Moreover, GTA reportedly has a non-plan expenditure of around Rs.600 crore at the moment; with Plan and schemebased expenses it will come to around Rs.1400 crore. If at all the three hill sub-divisions become the cherished Gorkhaland state, the combined plan and nonplan expenditure is likely to shoot up to, at least, Rs.2000 crore factoring in the expenses for general and police administration, not to speak of various attendant expenses which come with the formation of a new state. So, if a region which has the best of developmental indicators and which has the revenue generation potential of only around Rs.50-100 crore, why should it receive a disproportionate Rs 2000 crore at the expense of the more deserving parts of the country, particularly those areas of Chhattisgarh, West Bengal, Odisha, Bihar, Jharkhand, Maharashtra, Andhra Pradesh and other states reeling under extremism? Gurung should have done his homework better to show that Darjeeling is in a position to bear all the non-plan and, at least, a portion of the plan expenses of the proposed Gorkhaland state before demanding the same.

If such a new entity expects to be spoon-fed by Central government’s doles, there are bound to be similar demands from different parts of the country. And if we allow the concessiion for one particular region, can we deny the same to others? We ought to understand that an eponymous Gorkhaland state is not just about the emotional people of Darjeeling, but has far-reaching and insidious implications for the rest of the country.

If Telangana has today become a state, it is because of its geographical compactness, a suitable demographic size, administrative viability and selfsufficient resources. But the same does not apply to such demands elsewhere, including Gorkhaland.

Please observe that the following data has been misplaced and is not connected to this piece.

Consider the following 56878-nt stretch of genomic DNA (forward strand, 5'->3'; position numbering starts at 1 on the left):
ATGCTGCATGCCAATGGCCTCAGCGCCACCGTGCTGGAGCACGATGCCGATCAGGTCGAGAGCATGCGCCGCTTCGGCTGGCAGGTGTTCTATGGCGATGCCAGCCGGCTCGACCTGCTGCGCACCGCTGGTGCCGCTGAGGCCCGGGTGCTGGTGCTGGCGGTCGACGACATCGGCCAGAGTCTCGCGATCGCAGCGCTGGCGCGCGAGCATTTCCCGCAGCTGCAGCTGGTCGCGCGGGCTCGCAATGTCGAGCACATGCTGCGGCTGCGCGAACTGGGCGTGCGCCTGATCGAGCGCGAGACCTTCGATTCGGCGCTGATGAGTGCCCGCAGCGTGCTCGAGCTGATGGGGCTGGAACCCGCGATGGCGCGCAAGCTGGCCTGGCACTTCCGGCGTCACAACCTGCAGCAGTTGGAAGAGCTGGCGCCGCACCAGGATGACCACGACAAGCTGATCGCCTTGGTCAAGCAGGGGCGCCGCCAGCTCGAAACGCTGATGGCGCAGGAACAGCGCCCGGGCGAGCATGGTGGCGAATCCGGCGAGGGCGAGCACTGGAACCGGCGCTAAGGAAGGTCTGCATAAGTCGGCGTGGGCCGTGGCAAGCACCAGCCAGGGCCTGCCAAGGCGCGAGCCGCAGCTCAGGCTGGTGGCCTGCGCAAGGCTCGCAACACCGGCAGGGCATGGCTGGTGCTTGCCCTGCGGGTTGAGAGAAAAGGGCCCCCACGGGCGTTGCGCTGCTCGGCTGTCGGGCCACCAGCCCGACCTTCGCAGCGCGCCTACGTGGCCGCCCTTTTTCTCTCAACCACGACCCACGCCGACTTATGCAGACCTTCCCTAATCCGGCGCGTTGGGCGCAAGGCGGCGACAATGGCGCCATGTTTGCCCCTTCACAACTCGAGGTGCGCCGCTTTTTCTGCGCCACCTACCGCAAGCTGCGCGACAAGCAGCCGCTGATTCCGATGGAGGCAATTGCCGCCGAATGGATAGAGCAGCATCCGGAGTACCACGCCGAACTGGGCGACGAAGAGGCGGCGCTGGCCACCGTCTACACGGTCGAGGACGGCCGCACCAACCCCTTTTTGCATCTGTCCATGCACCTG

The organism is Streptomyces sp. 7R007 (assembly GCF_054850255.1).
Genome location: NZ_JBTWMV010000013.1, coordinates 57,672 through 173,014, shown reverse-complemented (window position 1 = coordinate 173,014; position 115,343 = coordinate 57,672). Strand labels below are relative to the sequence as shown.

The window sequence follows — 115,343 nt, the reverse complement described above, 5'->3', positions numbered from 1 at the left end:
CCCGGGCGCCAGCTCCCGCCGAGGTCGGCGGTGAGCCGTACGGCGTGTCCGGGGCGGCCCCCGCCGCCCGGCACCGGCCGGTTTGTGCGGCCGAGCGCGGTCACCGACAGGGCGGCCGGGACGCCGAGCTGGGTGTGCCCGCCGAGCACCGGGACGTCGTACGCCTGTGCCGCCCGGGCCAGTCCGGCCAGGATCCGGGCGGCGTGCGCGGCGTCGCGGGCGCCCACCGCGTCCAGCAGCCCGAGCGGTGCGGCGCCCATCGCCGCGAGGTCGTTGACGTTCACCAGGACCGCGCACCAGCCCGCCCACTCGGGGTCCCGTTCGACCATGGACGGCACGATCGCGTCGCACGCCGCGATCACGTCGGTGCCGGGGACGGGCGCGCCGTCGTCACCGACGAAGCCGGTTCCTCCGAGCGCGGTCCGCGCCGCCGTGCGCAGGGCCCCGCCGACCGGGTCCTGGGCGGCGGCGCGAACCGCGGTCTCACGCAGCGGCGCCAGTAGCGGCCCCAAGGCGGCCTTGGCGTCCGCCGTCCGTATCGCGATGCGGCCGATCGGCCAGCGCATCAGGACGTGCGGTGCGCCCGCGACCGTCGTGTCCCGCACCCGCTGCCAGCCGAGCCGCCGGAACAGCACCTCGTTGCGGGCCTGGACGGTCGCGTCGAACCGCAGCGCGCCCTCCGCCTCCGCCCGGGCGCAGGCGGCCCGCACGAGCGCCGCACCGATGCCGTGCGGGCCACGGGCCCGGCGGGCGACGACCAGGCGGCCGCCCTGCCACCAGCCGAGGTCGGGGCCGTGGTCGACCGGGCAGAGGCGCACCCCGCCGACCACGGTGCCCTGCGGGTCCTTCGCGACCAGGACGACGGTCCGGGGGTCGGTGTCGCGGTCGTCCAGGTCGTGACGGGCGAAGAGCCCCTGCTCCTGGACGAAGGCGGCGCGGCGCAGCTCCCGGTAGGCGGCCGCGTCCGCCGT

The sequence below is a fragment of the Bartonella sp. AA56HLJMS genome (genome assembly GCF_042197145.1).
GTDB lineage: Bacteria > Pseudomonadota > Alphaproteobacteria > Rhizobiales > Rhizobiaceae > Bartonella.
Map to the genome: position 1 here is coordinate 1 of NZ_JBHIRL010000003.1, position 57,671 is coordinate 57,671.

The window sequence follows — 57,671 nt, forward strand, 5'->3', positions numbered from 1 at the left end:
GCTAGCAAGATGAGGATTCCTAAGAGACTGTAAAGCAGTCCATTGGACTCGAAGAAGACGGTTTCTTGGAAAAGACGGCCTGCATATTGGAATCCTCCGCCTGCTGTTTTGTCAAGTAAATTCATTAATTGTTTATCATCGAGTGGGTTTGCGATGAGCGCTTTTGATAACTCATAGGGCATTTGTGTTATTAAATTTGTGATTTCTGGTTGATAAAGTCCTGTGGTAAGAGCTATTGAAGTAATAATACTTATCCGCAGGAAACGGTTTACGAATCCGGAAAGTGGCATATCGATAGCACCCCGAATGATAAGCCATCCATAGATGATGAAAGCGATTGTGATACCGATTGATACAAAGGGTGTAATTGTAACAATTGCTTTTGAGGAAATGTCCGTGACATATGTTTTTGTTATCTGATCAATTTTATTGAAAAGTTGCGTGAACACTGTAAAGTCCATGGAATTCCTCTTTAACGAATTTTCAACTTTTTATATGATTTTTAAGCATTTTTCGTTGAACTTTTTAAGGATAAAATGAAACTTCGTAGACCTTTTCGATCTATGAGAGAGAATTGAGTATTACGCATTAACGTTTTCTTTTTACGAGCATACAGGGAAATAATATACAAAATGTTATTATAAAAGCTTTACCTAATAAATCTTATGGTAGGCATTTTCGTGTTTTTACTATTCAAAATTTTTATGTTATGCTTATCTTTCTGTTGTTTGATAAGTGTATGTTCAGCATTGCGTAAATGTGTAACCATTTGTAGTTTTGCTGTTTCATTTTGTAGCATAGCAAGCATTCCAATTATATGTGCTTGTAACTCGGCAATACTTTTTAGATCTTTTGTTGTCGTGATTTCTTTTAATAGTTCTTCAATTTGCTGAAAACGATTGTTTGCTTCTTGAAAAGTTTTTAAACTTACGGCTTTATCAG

Our state-building process shall never come to an end, not to speak of the nationbuilding process. Gurung should have actually aimed at making the GTA work successfully. It was put in place through a tripartite agreement between the Central Government, the Government of West Bengal and the dominant hill party i.e. Gorkha Jan Mukti Morcha (GJMM) on 18 July 2011.

GTA is an autonomous and empowered body which can be suitably harnessed to fulfill the development aspirations of the local people, if development is what they are looking for. In an article published on 4 August 2012 in The Statesman, this author had strongly recommended that the GTA “should avoid the ‘Big Schemes-Big Projects’ focus of the erstwhile DGHC and should, instead, target such schemes and programmes that have wider outreach and directly impact the quality of life of the hoi polloi, an advice not heeded by Gurung to his own chagrin, thereby bringing about his comeuppance.

It would be in the fitness of things that GTA be afforded an opportunity to become the bellwether of Darjeeling’s development to ensure a peaceful and progressive life for the people. Darjeeling needs an enlightened leadership with vision, one that understands the needs of the local people. It should be able to synergize the energies and interests of the motley interest groups in the hills to bring about better governance and development in accord with the interests of the nation.

One would expect the incoming leaders of GTA to focus more on correcting the basics including repairing the damage done to the hill economy because of the agitprop at the behest of Gurung. Well-planned development and good governance are imperative for Darjeeling and its new administrators.

The country is waiting for the Queen of the Hills to smile.

(The writer is a former District Magistrate of Darjeeling and presently working as CEO, KMDA. The views expressed are personal and don’t reflect those of the Government)

(Concluded)